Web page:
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There are an estimated 610,000 people living in conditions of modern slavery in Thailand (GSI 2018). The country is a source, destination and transit country for men, women and children subjected to forced labour and sex trafficking. Thailand’s commercial sex indusrty remains vast, increasing vulnerabilities for sex trafficking. Children are victims of sex trafficking in brothels, massage parlours, bars, karaoke lounges, hotels and private residences. People are trafficked from other Southeast Asian countries, Sri Lanka, Russia, Uzbekistan and some African countries. It is also a transit country for people from China, North Korea, Bangladesh, India and Burma. Ratree left her home village in Thailand at the age of 13 to look for work. She found a job working for a woman in a hotel, however the work turned out to be not how she had imagined. Ratree was forced to have sex with older men, subjected to sexual violence and rape daily. Ratree’s exploitation was finally ended when undercover police performed a raid on the hotel.

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Countries in Latin America are source, transit and destination countries for trafficking in persons. People are exploited within their own countries and trafficked to other countries in the region, with Latin America being the primary source region for people trafficked to the United States. Major forms of trafficking in persons include commercial sexual exploitation of women and children, labour trafficking within national borders and among countries in the region, and the trafficking of illegal immigrants in Mexico and Central America. The two countries in Latin America and the Caribbean with the largest percentages of their population subjected to modern slavery, are Haiti and the Dominican Republic, according to the Walk Free Foundation. Romina was living on the streets with her father from the age of 9. One day her father was killed and Romina was put into the care of his friend Hugo. From the age of 13, Hugo trafficked Romina into commercial sexual exploitation. Romina was drugged and subjected to daily sexual violence until one day she was rescued during a police raid.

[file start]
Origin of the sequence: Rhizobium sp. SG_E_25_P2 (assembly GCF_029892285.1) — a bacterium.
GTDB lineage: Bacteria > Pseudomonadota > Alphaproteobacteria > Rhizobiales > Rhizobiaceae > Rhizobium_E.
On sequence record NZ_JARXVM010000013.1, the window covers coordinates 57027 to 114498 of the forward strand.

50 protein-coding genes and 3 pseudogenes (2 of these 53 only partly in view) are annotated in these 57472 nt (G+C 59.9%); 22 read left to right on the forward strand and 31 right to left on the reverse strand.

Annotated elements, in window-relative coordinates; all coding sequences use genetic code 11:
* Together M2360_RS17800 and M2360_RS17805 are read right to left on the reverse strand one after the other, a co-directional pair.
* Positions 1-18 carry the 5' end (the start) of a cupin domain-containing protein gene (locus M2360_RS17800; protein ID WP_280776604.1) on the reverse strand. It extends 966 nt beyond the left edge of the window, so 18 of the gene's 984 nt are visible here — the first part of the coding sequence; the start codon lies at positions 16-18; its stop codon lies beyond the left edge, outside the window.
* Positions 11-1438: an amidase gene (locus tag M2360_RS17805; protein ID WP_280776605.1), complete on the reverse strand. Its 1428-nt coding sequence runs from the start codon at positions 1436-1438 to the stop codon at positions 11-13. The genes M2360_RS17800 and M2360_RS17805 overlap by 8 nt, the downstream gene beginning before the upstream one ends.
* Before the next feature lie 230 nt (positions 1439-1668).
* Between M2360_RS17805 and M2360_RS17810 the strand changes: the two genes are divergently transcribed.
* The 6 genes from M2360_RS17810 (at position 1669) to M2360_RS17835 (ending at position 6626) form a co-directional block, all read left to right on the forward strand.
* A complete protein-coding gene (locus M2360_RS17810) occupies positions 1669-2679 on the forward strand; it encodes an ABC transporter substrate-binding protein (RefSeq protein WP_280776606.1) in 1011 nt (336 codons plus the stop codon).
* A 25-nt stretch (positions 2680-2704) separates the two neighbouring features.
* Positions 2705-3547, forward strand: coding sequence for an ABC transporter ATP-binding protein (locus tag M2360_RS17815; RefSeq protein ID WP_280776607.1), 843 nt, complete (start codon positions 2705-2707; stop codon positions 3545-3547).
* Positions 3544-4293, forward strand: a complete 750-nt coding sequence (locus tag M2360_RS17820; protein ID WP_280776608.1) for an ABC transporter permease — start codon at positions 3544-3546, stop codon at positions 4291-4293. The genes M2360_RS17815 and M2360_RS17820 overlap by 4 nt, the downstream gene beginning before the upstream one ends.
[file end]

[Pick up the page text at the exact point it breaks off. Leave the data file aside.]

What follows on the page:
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There are an estimated 19,00 people living in conditions of slavery in Singapore (HIS 2018), however it has been noted that substantial data gaps exist for Central and East Asia subregions. Singapore remains a popular destination country for men, women and girls from other Asian countries subjected to sex trafficking and forced labour. Women are often lured to the country with promise of jobs, only to be forced in to commercial sexual exploitation. Singapore also remains a proponent of child sexual exploitation, with people traveling from outside the country to engage in child sex. Moreover, with much of the trade having moved online, it is becoming more difficult to identify and rescue victims.  Lilis was 14 years old when she was convinced by her friends to travel to Singapore for work. However, upon arrival Lilis was taken to a hotel and forced to provide sexual services to men. Lillis was eventually able to escape when one of her customers realized she was being held against her will and helped her run away. Lilis found help at Hagar Singapore.

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Born in Armenia, Tamara was trafficked to the United Arab Emirates (UAE) where an estimated 10,000 women from sub-Saharan Africa, Eastern Europe, South and East Asia, Iraq, Iran, and Morocco are victims of sex trafficking. In addition, victims of child camel jockey trafficking still remain in the UAE: thousands of young boys have been trafficked from Pakistan, Bangladesh, Sudan, and Mauritania to work as camel jockeys, and though the UAE enacted a law banning the practice in July 2005, questions persist as to the effectiveness of the ban.

Hotel, Franco Belge, Boma, lower Congo